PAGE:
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The ISPS Code was established by the IMO (The International Maritime Organisation) . Its remit was to establish a far-reaching set of measures to improve the security aspects of ships operations and port facilities, following heightened awareness of threats to ships and maritime infrastructure after the 9/11 attacks in the United States These measures were incorporated into the International Ship and Port Facility Security Code. The ISPS Code is an integral part of the IMO SOLAS Convention and is covered under Chapter XI-2, special measures to maximize maritime security.


1 General (introduction, objectives and. functional requirements) / Introduction. 2 Definitions. 3 Application. 4 Responsibilities of Contracting Governments. 5 Declaration of security.

ISPS serves as an amendment to the Safety of Life at Sea Convention (SOLAS) 1974 – 1988. It defines minimum
security provisions for ships, ports and governmental agencies and was implemented in 2004. The Code establishes the legal
responsibilities of governments, shipping companies, maritime personnel and port facility operators, specifically in identifying
security threats and undertaking preventative measures against security incidents that can impact ships or port facilities used in
international trade.

After 7/11, there was a general consensus that the loose affiliation of different protocols and arrangements adopted by individual countries and regional authorities needed to be replaced by a single standard code to be followed across the globe. This mish-mash was both confusing and often ineffective. The IMO was the obvious candidate to serve as the development agency of the new code and its subsequent enforcement.
Over one hundred signatories cooperated on the resolution of the code which was brought into force on the 1 July 2004.

The ISPS Code is divided into two sections, one defining mandatory stipulations, the other outlining the application in terms of guidance, to be applied to all vessels and associated facilities engaged in international trade. The Code applies to vessels over 500gt but superyachts under 500gt will usually adhere to its recommendations as these were designed to provide an all-encompassing and fully comprehensive framework of security and safe operational management.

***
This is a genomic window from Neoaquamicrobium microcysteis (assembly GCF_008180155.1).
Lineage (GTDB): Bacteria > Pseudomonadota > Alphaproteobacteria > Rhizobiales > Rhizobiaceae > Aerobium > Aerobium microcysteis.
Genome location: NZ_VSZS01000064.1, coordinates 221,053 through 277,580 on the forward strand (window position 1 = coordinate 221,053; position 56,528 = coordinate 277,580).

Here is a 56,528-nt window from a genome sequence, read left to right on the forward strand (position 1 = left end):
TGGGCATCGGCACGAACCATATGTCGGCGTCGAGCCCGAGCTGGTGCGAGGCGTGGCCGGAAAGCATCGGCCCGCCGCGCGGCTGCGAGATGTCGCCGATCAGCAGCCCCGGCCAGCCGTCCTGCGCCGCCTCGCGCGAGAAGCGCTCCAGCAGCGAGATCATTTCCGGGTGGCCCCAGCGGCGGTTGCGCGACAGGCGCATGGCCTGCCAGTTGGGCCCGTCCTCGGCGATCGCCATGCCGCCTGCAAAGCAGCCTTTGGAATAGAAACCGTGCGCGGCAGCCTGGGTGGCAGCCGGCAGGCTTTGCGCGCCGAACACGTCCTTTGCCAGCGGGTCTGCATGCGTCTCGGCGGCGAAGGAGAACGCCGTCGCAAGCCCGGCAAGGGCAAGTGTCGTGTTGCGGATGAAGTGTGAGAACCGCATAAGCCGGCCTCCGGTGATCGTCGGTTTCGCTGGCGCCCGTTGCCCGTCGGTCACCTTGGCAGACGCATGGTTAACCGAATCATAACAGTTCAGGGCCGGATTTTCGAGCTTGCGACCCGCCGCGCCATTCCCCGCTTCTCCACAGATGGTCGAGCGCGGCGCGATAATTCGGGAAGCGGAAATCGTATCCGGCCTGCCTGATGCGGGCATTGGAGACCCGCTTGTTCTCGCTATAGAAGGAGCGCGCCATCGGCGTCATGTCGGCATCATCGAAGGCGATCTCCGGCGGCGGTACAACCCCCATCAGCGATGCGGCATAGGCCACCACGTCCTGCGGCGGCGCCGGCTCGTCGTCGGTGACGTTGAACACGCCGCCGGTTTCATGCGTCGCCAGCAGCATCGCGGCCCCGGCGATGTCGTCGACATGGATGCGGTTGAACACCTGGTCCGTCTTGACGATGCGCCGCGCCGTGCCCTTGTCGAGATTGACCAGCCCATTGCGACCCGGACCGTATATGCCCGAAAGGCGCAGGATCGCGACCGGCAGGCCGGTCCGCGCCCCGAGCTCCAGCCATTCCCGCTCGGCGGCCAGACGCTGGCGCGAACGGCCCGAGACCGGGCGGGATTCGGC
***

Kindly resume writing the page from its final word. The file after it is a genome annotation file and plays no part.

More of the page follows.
The Code requires measures to be taken to:
Detect threats and lapses in security
Formulate roles and responsibilities at all levels, local, international, regional and on board.
Organize and circulate security data
Establish a methodology for assessing and evaluating the effectiveness of security measures in place,

These aspirational and abstract requirements can be broken down to distinct concrete formalities
– Drawing up Ship and Port Facility security plans
– Appointing Ship, Port Facility Managing Agent security officers
– Listing which on board and port security equipment is relevant to the code
– Establishing procedures for monitoring and regulating access to vessels and port facilities, both in terms of people and cargo.
– Ensuring channels of communication are always open.

Although not obliged to, yachts under 500gt tend towards a complete adoption of the code as part of a sensible security management policy. However, total adherence is not always possible, especially at berth, given the nature of the yachting industry and the public and open location of ports. Superyachts are often berthed in close proximity, end on, almost touching, Mediterranean mooring style. Interpretation of the Code can differ across the world, especially as a threat is often a case of perception rather than an actuality.

The ISPS Code requires that The Ship Security Plan will have a commitment to assert the authority of the Master over all matters relating to the safety of passengers and crew, relative to the size and type of the vessel and its habitual navigation patterns. The role of the CSO (Company Security Officer) is emphasized as supportive to the Master, as well as identifying any agencies proving professional advice. Any physical breaches or procedural errors must be recorded. The roles of the crew in responding to security lapses, as well as maintenance of everyday security, has to be identified, according to the level of security in operation, from minimum level one to the highest level three. The SSP should outline the duration, frequency and methodology of training exercises and how these are to be recorded for audit purposes.

Ship cybersecurity code of practice provides actionable advice on:
• developing a cybersecurity assessment and plan to manage risk
• handling security breaches and incidents
• highlighting national and international standards used
• the relationship to existing regulation
The code is to be used with organisation’s:
• risk management systems


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